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gillian: well, you're looking at a live shot in rio grande in eagle pass, texas, fentanyl seizures there are spiking now with the number of migrant arrests continue to break records. senior correspondent casey steigel. >> good to see you. the new fiscal year few u.s. customs and border protection begins october the first, we have two months of official data left and with the current figure sitting at a little more than 1.9 million total encounters officially. the u.s. is on track to exceed the 2 million mark as we continue especially with the number of large groups illegally crossing the border together. this morning we saw a relatively small one were processed in the international crossing bridge in eagle pass while much of this past week our cameras catching much larger groups across the
rio grande river into the u.s. and also in eagle pass, we are talking 2, 250 in size. in fact, cbp says in the last 5 days at least 16 of these large groups have been encountered across the entire southern border totaling more than 3300 people. meantime in the tucson, arizona sector agents spotted a fake dhs vehicle this past week with a phoney license plate attempting to smuggle 10 migrants into the u.s. that driver arrested while in el paso agents said they stopped a 21 -- 28-year-old mexican national at a port of entry with more than 14 and a half pounds of cocaine hidden in her vehicle. that was discovered by k9 and x-ray screening machinery. of course, a reminder that it's not just the people we see flowing across the border but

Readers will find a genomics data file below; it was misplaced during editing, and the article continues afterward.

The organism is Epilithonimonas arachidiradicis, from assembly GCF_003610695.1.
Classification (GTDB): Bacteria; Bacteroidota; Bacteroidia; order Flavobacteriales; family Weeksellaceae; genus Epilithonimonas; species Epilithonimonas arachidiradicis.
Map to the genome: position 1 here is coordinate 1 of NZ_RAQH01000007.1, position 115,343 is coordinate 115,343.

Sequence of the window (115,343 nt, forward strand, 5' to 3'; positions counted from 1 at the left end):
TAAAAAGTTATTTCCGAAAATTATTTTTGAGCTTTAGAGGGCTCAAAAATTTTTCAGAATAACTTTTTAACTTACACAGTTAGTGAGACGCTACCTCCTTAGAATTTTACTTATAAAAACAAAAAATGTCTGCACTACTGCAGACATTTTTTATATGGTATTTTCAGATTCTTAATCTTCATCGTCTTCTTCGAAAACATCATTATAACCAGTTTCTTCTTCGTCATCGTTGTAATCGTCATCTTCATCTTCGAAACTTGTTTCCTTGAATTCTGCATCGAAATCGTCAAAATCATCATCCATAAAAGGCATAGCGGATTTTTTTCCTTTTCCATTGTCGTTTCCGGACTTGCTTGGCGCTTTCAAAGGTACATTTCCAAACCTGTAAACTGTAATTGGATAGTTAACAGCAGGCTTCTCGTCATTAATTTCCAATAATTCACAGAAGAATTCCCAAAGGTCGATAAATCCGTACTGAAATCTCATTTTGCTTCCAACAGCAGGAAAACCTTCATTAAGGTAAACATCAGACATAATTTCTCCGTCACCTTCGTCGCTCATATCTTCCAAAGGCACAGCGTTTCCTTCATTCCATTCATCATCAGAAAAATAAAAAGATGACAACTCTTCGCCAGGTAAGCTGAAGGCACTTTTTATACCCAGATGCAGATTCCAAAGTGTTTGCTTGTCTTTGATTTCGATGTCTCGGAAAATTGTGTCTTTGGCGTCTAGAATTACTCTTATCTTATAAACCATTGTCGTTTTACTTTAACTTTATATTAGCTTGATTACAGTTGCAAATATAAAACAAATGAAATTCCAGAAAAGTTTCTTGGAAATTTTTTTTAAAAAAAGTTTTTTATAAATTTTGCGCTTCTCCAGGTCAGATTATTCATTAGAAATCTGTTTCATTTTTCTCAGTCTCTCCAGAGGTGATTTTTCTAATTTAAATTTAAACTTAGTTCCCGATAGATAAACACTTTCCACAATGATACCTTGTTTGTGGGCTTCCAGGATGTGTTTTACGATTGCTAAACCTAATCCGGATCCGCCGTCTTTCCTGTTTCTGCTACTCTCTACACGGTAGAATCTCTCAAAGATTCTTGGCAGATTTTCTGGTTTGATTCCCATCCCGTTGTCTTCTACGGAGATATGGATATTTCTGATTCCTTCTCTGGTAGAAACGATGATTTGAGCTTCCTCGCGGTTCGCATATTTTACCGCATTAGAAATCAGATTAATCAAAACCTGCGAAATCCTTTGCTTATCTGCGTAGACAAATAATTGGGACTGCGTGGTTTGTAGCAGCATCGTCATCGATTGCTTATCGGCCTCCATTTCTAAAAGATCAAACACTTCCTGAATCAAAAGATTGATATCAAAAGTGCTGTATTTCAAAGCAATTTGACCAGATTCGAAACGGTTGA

elicit drugs. gillian: casey steigel: thanks. griff. griff: tom homan, it's unbelievable. i described what's happening in the border as category 6 hurricane, of course, there's no such thing because we have never seen it but the analogy is we have never seen what's happening on this border. the 2000 mill stretch from san diego all the way to mcallen and the rgv, i want to break down some of the things we are seeing starting with this sheer numbers. here in the rgv sector in particular del rio, we can show our viewers the last 24 hour numbers, more than 2,000 migrant encounters in del rio alone. you can see here 1,214 in el paso, 721 in rio grande and in yuma also off the charts 720, these numbers tallying record for the entire border in any other given year. so that's what's happening there. what do you make of these